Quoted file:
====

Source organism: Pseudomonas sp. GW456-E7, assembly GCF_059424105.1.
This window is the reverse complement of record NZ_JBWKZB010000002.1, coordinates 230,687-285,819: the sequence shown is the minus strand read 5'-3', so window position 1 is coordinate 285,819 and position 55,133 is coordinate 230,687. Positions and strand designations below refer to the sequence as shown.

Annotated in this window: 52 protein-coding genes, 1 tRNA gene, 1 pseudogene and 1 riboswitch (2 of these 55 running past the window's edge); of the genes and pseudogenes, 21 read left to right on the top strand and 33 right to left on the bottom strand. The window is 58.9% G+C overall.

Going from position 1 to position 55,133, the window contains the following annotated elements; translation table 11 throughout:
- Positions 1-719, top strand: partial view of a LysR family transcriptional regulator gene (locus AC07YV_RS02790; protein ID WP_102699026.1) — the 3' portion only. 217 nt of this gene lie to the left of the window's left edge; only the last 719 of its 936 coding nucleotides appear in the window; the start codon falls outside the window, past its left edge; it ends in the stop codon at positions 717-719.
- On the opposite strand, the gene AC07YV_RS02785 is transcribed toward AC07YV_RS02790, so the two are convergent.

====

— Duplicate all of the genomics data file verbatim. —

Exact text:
Source organism: Pseudomonas sp. GW456-E7, assembly GCF_059424105.1.
This window is the reverse complement of record NZ_JBWKZB010000002.1, coordinates 230,687-285,819: the sequence shown is the minus strand read 5'-3', so window position 1 is coordinate 285,819 and position 55,133 is coordinate 230,687. Positions and strand designations below refer to the sequence as shown.

Annotated in this window: 52 protein-coding genes, 1 tRNA gene, 1 pseudogene and 1 riboswitch (2 of these 55 running past the window's edge); of the genes and pseudogenes, 21 read left to right on the top strand and 33 right to left on the bottom strand. The window is 58.9% G+C overall.

Going from position 1 to position 55,133, the window contains the following annotated elements; translation table 11 throughout:
- Positions 1-719, top strand: partial view of a LysR family transcriptional regulator gene (locus AC07YV_RS02790; protein ID WP_102699026.1) — the 3' portion only. 217 nt of this gene lie to the left of the window's left edge; only the last 719 of its 936 coding nucleotides appear in the window; the start codon falls outside the window, past its left edge; it ends in the stop codon at positions 717-719.
- On the opposite strand, the gene AC07YV_RS02785 is transcribed toward AC07YV_RS02790, so the two are convergent.